There are four categories applied to multiple sclerosis; these are:
Relapsing-Remitting Multiple Sclerosis (MS)
This is characterized by a flare-up (exacerbation or relapse) of symptoms which then disappear or improve (remission). Approximately 85 percent of people with multiple sclerosis (MS) fall into this category.
The symptoms can occur for days, weeks or months and then gradually improve. Periods of remission may last for several years.
Secondary Progressive Multiple Sclerosis (MS)
This usually develops following the relapsing-remission stage. The symptoms of the disease become worse, sometimes accompanied by periods of remission.
The chances of neurological damage are increased and there is more likelihood of disability.
The symptoms may level off in their severity, reaching a plateau.
Primary Progressive Multiple Sclerosis (MS)
Affecting about 10 percent of people with multiple sclerosis (MS), this is indicated by symptoms which gradually get worse from the onset. Relapses and remissions will not be experienced. There might be occasional plateaus and stabilization in symptoms.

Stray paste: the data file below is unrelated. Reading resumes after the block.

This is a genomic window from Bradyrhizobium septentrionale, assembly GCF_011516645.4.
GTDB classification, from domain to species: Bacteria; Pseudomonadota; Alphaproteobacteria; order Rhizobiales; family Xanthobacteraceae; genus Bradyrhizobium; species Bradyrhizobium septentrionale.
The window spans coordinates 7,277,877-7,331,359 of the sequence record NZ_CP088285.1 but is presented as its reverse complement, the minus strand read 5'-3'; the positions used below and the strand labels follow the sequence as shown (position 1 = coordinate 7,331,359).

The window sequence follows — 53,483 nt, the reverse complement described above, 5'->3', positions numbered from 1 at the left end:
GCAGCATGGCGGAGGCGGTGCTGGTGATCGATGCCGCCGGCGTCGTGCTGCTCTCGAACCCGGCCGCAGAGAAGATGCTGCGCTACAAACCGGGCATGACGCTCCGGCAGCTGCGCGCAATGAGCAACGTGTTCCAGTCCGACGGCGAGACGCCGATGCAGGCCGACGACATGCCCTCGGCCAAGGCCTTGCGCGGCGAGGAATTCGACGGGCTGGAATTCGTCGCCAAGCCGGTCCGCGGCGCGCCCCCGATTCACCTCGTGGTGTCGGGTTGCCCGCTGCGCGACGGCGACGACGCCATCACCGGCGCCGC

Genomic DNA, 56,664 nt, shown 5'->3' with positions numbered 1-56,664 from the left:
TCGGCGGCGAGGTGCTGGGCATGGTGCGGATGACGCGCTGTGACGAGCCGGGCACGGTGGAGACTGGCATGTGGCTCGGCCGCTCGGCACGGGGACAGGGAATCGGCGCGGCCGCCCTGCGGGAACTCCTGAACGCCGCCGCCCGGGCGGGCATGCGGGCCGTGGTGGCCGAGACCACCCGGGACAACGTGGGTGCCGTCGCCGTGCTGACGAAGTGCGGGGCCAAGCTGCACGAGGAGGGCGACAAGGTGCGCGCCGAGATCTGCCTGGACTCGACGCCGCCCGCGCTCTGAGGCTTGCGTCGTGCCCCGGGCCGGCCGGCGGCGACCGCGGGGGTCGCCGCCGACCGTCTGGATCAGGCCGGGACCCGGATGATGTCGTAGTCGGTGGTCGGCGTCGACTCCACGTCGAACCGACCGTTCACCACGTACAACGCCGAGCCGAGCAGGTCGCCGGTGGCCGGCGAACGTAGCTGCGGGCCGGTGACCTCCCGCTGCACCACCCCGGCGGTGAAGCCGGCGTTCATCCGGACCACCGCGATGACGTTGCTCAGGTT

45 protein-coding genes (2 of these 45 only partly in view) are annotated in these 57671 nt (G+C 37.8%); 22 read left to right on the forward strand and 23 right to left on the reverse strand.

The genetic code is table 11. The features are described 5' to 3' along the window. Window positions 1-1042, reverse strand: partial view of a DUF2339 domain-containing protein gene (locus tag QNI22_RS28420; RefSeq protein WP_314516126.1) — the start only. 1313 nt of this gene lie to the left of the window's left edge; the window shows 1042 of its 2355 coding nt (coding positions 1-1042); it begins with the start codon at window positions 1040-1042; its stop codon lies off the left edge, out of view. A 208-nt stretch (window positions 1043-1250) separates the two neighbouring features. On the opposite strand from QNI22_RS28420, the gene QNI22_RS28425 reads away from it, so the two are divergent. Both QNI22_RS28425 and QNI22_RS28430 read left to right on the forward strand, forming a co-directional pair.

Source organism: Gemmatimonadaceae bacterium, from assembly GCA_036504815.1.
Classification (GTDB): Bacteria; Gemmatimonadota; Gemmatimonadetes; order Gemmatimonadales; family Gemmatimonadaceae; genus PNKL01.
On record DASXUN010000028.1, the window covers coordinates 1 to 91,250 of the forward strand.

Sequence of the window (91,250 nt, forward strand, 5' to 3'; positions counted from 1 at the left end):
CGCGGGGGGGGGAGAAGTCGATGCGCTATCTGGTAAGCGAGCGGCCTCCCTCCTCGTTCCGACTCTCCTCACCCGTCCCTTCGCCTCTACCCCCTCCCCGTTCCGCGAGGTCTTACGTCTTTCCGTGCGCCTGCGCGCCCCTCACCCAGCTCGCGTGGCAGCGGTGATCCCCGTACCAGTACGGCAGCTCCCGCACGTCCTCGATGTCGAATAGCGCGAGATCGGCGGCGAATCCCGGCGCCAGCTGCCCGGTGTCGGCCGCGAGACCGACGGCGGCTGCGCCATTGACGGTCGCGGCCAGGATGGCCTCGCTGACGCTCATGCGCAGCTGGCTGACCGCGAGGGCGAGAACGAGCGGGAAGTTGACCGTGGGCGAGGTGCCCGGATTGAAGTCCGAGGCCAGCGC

Progressive Relapsing Multiple Sclerosis (MS)
This type of multiple sclerosis is rare; it is thought to affect less than five percent of sufferers. The disease is progressive from onset, presenting with intermittent flare-ups. The symptoms become worse as the condition progresses and there will be no periods of remission. (6, 7)
There is currently no cure for multiple sclerosis (MS). There are treatments available to deal with both the symptoms and progression of the disease in some cases.
Steroid drugs can be prescribed to help with symptoms such as inflammation.
There are drugs which are approved for use to treat some forms of multiple sclerosis (MS). They either delay progression, treat relapses or reduce the frequency and severity of attacks.
Many medications used to treat this disease have serious side effects. Therefore, they should only be taken under medical supervision.
Some of the drugs are taken orally, while others are administered intravenously or by infusion.
Beta interferon drugs might reduce the amount of relapses and slow down the progression of the condition.
Monoclonal drugs are antibodies which aim to change the body’s immune response in respect of inflammation.
Associated spasticity can be helped with muscle relaxants or tranquilizers.